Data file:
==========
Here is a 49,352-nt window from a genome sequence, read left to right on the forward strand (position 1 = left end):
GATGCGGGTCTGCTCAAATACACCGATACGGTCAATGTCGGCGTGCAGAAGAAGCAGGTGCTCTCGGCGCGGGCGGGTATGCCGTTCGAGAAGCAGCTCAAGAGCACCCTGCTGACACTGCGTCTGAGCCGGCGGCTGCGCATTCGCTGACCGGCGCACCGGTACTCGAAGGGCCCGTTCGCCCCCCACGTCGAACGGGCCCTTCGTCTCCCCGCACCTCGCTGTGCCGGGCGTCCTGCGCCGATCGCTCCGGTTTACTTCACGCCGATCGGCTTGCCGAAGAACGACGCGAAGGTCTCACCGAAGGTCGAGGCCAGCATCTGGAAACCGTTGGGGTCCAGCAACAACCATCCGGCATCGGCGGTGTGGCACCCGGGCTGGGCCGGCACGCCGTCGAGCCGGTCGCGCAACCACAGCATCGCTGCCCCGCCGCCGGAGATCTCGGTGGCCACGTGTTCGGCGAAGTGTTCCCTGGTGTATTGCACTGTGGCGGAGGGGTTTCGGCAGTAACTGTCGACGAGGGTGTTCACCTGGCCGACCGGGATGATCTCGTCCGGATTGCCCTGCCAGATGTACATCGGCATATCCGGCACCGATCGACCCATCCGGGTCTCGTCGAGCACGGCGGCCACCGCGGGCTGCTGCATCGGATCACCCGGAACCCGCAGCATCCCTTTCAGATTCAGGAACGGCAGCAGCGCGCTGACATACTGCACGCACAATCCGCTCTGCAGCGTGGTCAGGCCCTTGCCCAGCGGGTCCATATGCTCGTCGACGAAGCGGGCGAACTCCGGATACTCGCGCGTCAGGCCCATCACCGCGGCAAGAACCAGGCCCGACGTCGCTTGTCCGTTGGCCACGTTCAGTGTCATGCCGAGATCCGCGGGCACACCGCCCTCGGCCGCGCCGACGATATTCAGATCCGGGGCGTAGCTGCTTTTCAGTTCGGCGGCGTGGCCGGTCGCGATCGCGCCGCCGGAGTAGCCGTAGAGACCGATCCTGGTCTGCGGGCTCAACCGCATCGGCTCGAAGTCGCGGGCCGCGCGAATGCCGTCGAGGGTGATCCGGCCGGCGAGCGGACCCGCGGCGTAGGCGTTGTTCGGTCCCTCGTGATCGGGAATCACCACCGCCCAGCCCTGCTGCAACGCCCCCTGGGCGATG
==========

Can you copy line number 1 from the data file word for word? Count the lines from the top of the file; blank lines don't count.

Here is a 49,352-nt window from a genome sequence, read left to right on the forward strand (position 1 = left end):